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BENJAMIN BUSSEY THATCHER.
DIED, AGED 31 YEARS.
B. B. THATCHER was the third son of the Hon. Samuel Thatcher, of Bangor, and was born in the town of Warren, on the eighth day of October, 1809. He received his early education at the Warren Academy, and entered Bowdoin College, one year in advance, at the age of thirteen years, and graduated with distinction, in 1823. A short time after this, he became a student in the law office of Messrs. Hill & Starrett, at Bangor, in which city his father and brother resided. He remained there for some time, and then removed to Boston, and finished his law studies with the Hon. Elijah Morse, and on his admission to the Suffolk Bar, became associated in practice with William Brigham, Esq. While residing in Bangor, he did much towards the improvement and mental culture of the citizens, by the establishment of a "Debating Club," which afterwards became merged into a "Lyceum," and was the means of contributing much to the happiness and intellectual improvement of its members. We believe he also, in connection, established a literary journal.
Mr. Thatcher commenced his literary career, in the city of Boston, as a contributor to the leading Magazines and Journals then published, and among them was the "New-England Magazine," to which Longfellow, Tuckerman, Lowell, Benjamin, Holmes, Emerson, Winthrop, and other distinguished literary men contributed, with whom he was an associate. His only published works are, “Indian Biography," and "Indian Traits," although at his death he left a large amount of manuscript matter, which has never been published. He spent some
a heart. He was educated to the profession of the law, but his great aim through life appears to have been to acquire knowledge, and to diffuse it abroad for the purpose of enlightening, elevating and improving the human race. For several years past he has devoted himself exclusively to literary pursuits—and if his career, by a wise Providence, had not been abridged, he would have been surpassed by few of his countrymen in rendering true service to his country-and would have acquired a fame to endure for ages. Many of his writings are before the world-they bear the stamp of worth, and have been read with much interest in this country and Europe-and he has doubtless left many important manuscripts, which, it is to be hoped, his friends will give the public at some future day. Mr. Thatcher was at one time editor of this paper-and since it has been committed to our care, the columns have frequently been enriched by his contributions—and in his death we lose "a friend, faithful and just." It is now nearly two years since he returned from Europe, where he had passed many months, in travel, and in studying the manners and characteristics of the inhabitants-chiefly in Great Britain. He was there attacked with a chronic affection of the stomach-and on his return to this country, he suffered much from ill health. Since then, he has been gradually declining--but he has never neglected his literary pursuits, or his accustomed exercise of walking, until within a few days. He was conscious of the approach of death, which at last came upon him suddenly-but he met the grim king of terrors like a Christian philosopher and his last moments were soothed by the benignant spirit of Religion. The death of B. B. Thatcher has left a blank in society that will not be easily filled."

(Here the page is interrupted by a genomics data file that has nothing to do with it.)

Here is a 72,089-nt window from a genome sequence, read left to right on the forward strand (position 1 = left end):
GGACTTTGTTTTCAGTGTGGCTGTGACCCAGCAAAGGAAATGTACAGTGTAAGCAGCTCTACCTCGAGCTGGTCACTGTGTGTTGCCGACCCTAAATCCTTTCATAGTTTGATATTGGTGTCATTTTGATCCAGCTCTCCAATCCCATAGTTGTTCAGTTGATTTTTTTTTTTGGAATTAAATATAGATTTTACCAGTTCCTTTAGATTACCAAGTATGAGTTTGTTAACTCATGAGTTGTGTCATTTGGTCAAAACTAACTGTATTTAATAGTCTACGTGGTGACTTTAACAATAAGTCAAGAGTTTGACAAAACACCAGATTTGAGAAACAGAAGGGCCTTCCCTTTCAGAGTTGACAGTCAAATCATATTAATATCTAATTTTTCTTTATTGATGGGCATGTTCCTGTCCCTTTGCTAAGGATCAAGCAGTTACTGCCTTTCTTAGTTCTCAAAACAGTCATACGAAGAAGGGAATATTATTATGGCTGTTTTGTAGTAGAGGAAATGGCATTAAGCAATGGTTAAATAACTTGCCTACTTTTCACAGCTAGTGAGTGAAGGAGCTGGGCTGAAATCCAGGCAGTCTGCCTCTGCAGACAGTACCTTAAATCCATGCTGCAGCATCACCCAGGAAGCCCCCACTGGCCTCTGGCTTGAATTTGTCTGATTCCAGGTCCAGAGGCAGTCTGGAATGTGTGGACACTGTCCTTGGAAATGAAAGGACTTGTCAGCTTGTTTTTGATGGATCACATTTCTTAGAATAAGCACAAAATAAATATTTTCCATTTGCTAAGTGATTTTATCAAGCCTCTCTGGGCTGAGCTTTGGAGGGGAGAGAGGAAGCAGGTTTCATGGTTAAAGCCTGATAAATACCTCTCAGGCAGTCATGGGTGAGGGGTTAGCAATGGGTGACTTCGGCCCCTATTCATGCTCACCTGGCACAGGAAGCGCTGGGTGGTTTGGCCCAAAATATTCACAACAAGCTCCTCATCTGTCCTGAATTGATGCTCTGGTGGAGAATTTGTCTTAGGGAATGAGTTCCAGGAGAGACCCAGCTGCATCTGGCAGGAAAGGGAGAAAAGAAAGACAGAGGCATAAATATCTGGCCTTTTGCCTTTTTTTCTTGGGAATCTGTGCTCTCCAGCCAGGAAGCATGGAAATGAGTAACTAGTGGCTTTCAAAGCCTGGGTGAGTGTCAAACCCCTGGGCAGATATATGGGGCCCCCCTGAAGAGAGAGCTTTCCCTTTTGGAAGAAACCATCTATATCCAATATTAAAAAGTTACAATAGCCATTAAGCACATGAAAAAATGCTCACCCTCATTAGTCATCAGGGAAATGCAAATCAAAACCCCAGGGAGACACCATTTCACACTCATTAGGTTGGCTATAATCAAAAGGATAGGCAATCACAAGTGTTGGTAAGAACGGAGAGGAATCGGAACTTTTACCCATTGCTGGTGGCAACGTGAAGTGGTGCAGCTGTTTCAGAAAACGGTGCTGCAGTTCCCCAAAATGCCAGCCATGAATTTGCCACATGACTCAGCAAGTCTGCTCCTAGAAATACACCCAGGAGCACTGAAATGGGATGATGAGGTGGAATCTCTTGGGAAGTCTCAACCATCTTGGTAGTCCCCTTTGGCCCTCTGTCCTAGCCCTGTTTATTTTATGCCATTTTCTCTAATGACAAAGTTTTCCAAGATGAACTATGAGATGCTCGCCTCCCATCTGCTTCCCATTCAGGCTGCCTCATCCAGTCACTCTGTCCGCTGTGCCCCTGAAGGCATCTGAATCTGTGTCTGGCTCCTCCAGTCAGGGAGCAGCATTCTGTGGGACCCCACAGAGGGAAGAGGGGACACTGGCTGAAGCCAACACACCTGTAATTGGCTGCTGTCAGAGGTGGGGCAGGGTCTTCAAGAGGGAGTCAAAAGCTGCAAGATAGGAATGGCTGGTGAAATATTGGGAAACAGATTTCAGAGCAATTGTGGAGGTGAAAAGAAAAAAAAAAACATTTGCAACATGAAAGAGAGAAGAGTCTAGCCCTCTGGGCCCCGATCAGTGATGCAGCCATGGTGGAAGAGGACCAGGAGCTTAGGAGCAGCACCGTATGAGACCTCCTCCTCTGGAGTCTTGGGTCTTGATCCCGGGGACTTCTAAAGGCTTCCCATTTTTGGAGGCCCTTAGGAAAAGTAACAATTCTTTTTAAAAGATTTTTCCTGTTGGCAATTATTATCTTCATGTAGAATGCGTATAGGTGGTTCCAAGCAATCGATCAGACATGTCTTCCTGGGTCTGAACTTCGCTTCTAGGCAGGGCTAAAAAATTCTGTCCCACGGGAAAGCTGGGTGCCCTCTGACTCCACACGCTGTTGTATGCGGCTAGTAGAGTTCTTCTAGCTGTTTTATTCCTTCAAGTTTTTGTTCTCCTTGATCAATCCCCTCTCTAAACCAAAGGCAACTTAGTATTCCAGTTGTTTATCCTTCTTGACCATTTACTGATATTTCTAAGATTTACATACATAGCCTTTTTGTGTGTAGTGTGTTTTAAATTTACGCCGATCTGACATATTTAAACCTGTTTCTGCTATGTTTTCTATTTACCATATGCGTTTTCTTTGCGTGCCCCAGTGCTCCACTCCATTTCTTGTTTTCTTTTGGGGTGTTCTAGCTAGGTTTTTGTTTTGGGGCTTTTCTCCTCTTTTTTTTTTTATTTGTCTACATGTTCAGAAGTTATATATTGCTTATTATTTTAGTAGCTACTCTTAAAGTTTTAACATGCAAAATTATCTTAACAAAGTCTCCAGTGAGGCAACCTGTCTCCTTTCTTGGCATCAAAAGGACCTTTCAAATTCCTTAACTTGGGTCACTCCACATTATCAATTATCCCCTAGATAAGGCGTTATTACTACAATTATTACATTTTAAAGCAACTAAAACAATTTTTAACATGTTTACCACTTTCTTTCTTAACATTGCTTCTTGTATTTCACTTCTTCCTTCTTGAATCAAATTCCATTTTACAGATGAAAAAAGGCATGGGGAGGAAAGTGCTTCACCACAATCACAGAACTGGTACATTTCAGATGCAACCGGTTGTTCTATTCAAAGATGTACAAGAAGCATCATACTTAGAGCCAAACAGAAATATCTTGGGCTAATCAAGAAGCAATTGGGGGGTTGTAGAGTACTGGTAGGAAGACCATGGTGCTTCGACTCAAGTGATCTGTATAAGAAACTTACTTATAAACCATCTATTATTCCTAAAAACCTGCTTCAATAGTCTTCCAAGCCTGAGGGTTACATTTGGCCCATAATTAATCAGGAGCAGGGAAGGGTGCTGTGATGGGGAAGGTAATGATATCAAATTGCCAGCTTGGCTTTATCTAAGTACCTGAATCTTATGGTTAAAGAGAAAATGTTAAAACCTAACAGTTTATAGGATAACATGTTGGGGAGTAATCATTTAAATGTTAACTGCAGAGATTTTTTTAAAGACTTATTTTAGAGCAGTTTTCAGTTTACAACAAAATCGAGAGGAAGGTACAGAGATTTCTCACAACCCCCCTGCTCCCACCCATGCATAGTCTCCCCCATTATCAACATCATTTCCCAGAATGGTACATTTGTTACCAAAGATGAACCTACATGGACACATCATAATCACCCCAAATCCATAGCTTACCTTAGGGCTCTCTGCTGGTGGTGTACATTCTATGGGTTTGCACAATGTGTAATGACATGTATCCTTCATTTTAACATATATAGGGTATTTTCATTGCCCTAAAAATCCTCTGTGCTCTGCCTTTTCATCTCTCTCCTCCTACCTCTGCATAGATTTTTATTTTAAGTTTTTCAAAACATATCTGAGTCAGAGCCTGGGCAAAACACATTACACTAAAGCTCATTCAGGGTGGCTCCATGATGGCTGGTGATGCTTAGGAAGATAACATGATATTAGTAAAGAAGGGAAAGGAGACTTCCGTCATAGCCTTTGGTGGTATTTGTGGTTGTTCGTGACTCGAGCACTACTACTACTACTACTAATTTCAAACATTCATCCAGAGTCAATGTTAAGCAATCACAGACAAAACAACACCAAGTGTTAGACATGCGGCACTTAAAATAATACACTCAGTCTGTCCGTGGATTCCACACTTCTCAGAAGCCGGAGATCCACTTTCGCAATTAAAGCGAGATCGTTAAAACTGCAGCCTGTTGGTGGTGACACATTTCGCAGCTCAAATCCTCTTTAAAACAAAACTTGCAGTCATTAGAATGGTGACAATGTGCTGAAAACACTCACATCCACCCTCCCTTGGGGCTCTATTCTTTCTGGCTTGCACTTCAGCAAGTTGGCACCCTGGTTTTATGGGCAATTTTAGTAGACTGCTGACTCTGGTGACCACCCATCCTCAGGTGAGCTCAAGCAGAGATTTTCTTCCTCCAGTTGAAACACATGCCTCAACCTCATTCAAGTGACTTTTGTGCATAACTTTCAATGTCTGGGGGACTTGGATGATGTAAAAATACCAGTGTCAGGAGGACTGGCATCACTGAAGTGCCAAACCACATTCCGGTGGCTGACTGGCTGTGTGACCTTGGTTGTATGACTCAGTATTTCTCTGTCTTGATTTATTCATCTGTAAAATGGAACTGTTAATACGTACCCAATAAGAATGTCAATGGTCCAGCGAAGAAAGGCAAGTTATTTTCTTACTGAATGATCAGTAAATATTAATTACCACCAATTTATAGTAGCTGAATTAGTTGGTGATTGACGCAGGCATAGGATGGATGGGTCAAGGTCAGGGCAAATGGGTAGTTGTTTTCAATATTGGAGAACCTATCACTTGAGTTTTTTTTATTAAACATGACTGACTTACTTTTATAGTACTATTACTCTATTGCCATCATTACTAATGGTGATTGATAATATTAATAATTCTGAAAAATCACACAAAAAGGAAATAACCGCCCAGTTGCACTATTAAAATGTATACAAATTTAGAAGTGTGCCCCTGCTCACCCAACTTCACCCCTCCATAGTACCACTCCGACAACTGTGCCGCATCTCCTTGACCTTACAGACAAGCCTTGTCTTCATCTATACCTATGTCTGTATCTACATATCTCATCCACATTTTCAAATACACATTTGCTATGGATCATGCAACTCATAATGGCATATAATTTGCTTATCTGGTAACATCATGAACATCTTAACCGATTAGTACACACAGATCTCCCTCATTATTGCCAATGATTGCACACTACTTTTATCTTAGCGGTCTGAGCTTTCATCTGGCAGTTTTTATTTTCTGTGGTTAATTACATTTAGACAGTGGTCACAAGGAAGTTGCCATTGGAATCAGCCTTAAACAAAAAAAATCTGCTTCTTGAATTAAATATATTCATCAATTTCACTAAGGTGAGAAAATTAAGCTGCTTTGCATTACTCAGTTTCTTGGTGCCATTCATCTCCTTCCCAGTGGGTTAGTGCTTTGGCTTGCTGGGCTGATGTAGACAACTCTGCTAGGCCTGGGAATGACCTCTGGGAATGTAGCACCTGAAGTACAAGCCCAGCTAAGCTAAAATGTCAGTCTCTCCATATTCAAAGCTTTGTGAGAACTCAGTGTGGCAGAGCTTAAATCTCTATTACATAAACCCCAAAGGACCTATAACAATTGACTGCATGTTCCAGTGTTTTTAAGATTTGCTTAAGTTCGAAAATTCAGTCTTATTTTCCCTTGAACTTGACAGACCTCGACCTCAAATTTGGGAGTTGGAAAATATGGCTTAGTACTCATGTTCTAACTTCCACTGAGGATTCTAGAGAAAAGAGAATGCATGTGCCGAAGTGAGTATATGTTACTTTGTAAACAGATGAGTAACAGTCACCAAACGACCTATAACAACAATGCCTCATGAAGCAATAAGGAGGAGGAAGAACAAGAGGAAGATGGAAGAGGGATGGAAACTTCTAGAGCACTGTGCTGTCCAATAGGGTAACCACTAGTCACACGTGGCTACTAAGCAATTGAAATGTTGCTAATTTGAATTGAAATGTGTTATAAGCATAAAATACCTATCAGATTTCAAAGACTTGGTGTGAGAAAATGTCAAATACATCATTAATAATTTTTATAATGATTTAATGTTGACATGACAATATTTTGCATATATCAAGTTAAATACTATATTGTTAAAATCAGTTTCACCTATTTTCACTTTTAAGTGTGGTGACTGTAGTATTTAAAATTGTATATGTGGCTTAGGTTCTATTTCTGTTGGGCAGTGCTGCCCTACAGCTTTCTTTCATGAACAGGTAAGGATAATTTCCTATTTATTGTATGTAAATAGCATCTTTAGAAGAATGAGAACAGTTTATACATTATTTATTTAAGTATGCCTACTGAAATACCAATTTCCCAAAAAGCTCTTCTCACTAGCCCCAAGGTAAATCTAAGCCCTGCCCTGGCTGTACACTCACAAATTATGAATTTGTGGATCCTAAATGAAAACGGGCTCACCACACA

It brings my soul of many a parted year.
Again, yet once again,
O minstrel of the main !
Lo! festal face and form familiar throng
Unto my waking eye;
And voices of the sky
Sing from the walls of death unwonted song.
Nay, cease not I would call,
Thus, from the silent hall
Of the unlighted grave, the joys of old:
Beam on me yet once more,
Ye blessed eyes of yore,
Startling life-blood through all my being cold.
Ah! cease not
Fill thick the dungeon's air;
They wave me from its gloom - I fly—I stand Again upon that spot,
Which ne'er hath been forgot
In all time's tears, my own green, glorious land!
There, on each noon-bright hill,
By fount and flashing rill,
Slowly the faint flocks sought the breezy shade;
On the tall taper spire,
And windows low, along the upland glade.
It is my own blue stream,
Far, far below, amid the balmy vale ;
I know it by the hedge
Of rose-trees at its edge,
Vaunting their crimson beauty to the gale:
There, there, mid clust'ring leaves,
And the worn threshold of my youth beneath ;
I know them by the moss,
And the old elms that toss
Their lithe arms up where winds the smoke's gray wreath.
Sing, sing! I am not mad
Sing that the visions glad.
May smile that smiled, and speak that spake but now ;Sing, sing!-I might have knelt
And pray'd; I might have felt
Their breath upon my bosom and my brow.
I might have press'd to this
Cold bosom, in my bliss,
Each long lost form that ancient hearth beside;
From living lips, one word,
Thou mother of my childhood, and have died.
Nay, nay, 'tis sweet to weep,
Ere yet in death I sleep;
It minds me I have been, and am again,
It breaks the madness bound,
While I have dream'd, those ages, on my brain.
And sweet it is to love
Even this gentle dove,
This breathing thing from all life else apart:
Ah! leave me not the gloom
Of my eternal tomb
Thou shalt go free;
And come, O come to me
Again, when from the hills the spring-gale blows;
So shall I learn, at least,
One other year hath ceased,
And the long woe throbs lingering to its close.